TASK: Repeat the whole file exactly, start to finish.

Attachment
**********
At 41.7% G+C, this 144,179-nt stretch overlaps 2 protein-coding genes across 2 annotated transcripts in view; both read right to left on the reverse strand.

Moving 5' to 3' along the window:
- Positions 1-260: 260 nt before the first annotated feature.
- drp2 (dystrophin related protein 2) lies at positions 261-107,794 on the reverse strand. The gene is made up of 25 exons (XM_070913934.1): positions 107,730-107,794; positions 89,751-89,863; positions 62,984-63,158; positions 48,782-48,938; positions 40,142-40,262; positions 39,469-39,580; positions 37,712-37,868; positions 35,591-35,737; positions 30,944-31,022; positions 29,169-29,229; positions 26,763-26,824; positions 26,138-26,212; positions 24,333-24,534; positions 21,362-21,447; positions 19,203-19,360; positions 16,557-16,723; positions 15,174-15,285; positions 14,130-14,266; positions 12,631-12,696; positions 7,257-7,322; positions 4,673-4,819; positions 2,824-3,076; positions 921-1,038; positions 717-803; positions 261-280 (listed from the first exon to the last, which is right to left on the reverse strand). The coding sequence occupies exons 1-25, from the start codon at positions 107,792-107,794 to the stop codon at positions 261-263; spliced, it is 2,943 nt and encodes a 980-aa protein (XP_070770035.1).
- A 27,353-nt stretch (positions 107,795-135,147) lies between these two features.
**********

At 41.7% G+C, this 144,179-nt stretch overlaps 2 protein-coding genes across 2 annotated transcripts in view; both read right to left on the reverse strand.

Moving 5' to 3' along the window:
- Positions 1-260: 260 nt before the first annotated feature.
- drp2 (dystrophin related protein 2) lies at positions 261-107,794 on the reverse strand. The gene is made up of 25 exons (XM_070913934.1): positions 107,730-107,794; positions 89,751-89,863; positions 62,984-63,158; positions 48,782-48,938; positions 40,142-40,262; positions 39,469-39,580; positions 37,712-37,868; positions 35,591-35,737; positions 30,944-31,022; positions 29,169-29,229; positions 26,763-26,824; positions 26,138-26,212; positions 24,333-24,534; positions 21,362-21,447; positions 19,203-19,360; positions 16,557-16,723; positions 15,174-15,285; positions 14,130-14,266; positions 12,631-12,696; positions 7,257-7,322; positions 4,673-4,819; positions 2,824-3,076; positions 921-1,038; positions 717-803; positions 261-280 (listed from the first exon to the last, which is right to left on the reverse strand). The coding sequence occupies exons 1-25, from the start codon at positions 107,792-107,794 to the stop codon at positions 261-263; spliced, it is 2,943 nt and encodes a 980-aa protein (XP_070770035.1).
- A 27,353-nt stretch (positions 107,795-135,147) lies between these two features.